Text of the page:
As teachers and students throughout the state dive into the fall semester, educators are offering advice for parents who will soon begin parent-teacher conferences.
Conferences can build relationships that last throughout the year, said Glenda Cook, a first-grade teacher at Monroe Elementary School in Oklahoma City. It's a way for parents and teachers to start the year as partners in education.
“We both want what's best for the children,” Cook said.
Parents should feel comfortable asking questions about more than grades and behavior, according to Oklahoma A+ Schools, a network of more than 70 schools statewide. The discussion can be a learning experience for both parents and teachers — not just a quick exchange of facts.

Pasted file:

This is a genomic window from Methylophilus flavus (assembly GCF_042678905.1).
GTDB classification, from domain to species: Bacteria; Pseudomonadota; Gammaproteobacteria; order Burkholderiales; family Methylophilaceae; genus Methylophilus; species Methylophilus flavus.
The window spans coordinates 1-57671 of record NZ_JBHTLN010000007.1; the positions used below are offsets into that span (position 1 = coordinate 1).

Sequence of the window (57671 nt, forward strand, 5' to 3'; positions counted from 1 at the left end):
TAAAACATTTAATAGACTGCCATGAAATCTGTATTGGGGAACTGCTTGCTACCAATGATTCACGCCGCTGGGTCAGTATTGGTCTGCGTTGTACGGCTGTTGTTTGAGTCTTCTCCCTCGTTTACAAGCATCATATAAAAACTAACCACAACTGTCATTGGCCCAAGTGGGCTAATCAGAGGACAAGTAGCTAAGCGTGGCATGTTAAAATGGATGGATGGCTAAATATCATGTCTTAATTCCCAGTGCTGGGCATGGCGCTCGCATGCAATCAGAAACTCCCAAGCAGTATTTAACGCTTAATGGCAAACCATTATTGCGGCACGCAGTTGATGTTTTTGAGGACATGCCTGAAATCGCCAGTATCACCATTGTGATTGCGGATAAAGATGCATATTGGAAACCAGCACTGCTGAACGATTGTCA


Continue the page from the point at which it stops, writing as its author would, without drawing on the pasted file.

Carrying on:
For Cook, conferences are a chance for her to find out more about students and then integrate that into the classroom. For example, if students are interested in space, she can blend those interests into lessons on literacy and the arts.
That kind of lesson planning starts with open dialogue.
“Communication is key so parents don't feel intimidated or worry about what they're going to hear,” she said. “It's not just me in the classroom with their kids. It's more about teamwork. We're all on the same team.”